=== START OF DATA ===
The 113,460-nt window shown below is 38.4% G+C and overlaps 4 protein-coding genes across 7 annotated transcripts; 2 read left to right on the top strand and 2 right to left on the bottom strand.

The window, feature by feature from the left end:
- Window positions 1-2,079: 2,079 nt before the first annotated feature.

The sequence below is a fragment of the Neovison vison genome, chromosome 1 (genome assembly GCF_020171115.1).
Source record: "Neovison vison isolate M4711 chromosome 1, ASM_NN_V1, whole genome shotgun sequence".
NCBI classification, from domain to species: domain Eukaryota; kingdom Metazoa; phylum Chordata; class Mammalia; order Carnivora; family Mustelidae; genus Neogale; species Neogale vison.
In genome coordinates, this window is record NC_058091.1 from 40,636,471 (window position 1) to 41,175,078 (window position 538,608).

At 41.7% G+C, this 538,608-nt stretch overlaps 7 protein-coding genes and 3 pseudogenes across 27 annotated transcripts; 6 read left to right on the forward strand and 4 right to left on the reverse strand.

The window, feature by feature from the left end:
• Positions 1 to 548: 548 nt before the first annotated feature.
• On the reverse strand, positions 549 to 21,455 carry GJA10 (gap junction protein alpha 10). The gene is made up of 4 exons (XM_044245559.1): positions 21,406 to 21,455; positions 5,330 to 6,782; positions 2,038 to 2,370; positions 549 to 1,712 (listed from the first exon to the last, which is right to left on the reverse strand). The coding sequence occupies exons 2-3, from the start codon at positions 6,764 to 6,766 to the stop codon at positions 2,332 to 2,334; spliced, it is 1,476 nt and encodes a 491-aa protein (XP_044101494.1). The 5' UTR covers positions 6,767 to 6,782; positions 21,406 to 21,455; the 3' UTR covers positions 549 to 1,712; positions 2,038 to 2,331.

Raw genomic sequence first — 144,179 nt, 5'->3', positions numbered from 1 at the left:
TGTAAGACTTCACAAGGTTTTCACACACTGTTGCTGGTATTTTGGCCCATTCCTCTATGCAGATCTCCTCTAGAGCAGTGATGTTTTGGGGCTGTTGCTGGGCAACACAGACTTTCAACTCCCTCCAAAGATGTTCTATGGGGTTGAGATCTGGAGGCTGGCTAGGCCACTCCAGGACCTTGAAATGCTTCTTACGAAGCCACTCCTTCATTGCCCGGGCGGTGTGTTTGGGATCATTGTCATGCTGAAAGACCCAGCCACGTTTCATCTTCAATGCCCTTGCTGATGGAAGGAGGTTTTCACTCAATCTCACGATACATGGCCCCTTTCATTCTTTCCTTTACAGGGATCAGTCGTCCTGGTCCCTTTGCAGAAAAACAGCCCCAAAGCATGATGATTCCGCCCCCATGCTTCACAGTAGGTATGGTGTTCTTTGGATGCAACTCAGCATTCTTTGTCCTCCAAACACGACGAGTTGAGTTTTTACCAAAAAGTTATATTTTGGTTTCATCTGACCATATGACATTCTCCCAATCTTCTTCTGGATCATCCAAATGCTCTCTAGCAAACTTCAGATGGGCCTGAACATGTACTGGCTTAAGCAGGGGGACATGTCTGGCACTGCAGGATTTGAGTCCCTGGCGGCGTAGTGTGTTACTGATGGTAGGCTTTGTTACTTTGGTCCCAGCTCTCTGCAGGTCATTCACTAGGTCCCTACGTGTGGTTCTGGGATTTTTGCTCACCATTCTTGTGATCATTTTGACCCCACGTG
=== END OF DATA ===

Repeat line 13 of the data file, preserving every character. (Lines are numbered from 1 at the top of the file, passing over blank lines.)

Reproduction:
TGTAAGACTTCACAAGGTTTTCACACACTGTTGCTGGTATTTTGGCCCATTCCTCTATGCAGATCTCCTCTAGAGCAGTGATGTTTTGGGGCTGTTGCTGGGCAACACAGACTTTCAACTCCCTCCAAAGATGTTCTATGGGGTTGAGATCTGGAGGCTGGCTAGGCCACTCCAGGACCTTGAAATGCTTCTTACGAAGCCACTCCTTCATTGCCCGGGCGGTGTGTTTGGGATCATTGTCATGCTGAAAGACCCAGCCACGTTTCATCTTCAATGCCCTTGCTGATGGAAGGAGGTTTTCACTCAATCTCACGATACATGGCCCCTTTCATTCTTTCCTTTACAGGGATCAGTCGTCCTGGTCCCTTTGCAGAAAAACAGCCCCAAAGCATGATGATTCCGCCCCCATGCTTCACAGTAGGTATGGTGTTCTTTGGATGCAACTCAGCATTCTTTGTCCTCCAAACACGACGAGTTGAGTTTTTACCAAAAAGTTATATTTTGGTTTCATCTGACCATATGACATTCTCCCAATCTTCTTCTGGATCATCCAAATGCTCTCTAGCAAACTTCAGATGGGCCTGAACATGTACTGGCTTAAGCAGGGGGACATGTCTGGCACTGCAGGATTTGAGTCCCTGGCGGCGTAGTGTGTTACTGATGGTAGGCTTTGTTACTTTGGTCCCAGCTCTCTGCAGGTCATTCACTAGGTCCCTACGTGTGGTTCTGGGATTTTTGCTCACCATTCTTGTGATCATTTTGACCCCACGTG